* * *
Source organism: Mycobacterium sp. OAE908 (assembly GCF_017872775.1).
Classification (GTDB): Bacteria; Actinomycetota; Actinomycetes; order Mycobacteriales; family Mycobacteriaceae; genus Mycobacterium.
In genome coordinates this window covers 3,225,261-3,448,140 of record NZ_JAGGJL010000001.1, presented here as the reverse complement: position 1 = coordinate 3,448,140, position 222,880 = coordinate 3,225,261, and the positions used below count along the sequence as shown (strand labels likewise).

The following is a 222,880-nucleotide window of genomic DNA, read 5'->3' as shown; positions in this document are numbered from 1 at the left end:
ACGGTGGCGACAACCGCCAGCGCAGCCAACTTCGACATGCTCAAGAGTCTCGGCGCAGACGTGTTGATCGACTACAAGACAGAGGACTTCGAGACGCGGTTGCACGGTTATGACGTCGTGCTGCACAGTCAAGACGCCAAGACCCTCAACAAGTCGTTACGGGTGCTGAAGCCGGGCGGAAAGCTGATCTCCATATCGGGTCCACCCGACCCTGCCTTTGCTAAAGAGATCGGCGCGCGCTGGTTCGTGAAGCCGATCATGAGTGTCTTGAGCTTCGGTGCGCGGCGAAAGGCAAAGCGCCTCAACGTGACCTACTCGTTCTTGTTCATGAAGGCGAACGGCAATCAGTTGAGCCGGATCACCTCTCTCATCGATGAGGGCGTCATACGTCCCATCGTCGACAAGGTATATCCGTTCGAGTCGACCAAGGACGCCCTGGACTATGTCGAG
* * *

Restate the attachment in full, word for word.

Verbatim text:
Source organism: Mycobacterium sp. OAE908 (assembly GCF_017872775.1).
Classification (GTDB): Bacteria; Actinomycetota; Actinomycetes; order Mycobacteriales; family Mycobacteriaceae; genus Mycobacterium.
In genome coordinates this window covers 3,225,261-3,448,140 of record NZ_JAGGJL010000001.1, presented here as the reverse complement: position 1 = coordinate 3,448,140, position 222,880 = coordinate 3,225,261, and the positions used below count along the sequence as shown (strand labels likewise).

The following is a 222,880-nucleotide window of genomic DNA, read 5'->3' as shown; positions in this document are numbered from 1 at the left end:
ACGGTGGCGACAACCGCCAGCGCAGCCAACTTCGACATGCTCAAGAGTCTCGGCGCAGACGTGTTGATCGACTACAAGACAGAGGACTTCGAGACGCGGTTGCACGGTTATGACGTCGTGCTGCACAGTCAAGACGCCAAGACCCTCAACAAGTCGTTACGGGTGCTGAAGCCGGGCGGAAAGCTGATCTCCATATCGGGTCCACCCGACCCTGCCTTTGCTAAAGAGATCGGCGCGCGCTGGTTCGTGAAGCCGATCATGAGTGTCTTGAGCTTCGGTGCGCGGCGAAAGGCAAAGCGCCTCAACGTGACCTACTCGTTCTTGTTCATGAAGGCGAACGGCAATCAGTTGAGCCGGATCACCTCTCTCATCGATGAGGGCGTCATACGTCCCATCGTCGACAAGGTATATCCGTTCGAGTCGACCAAGGACGCCCTGGACTATGTCGAG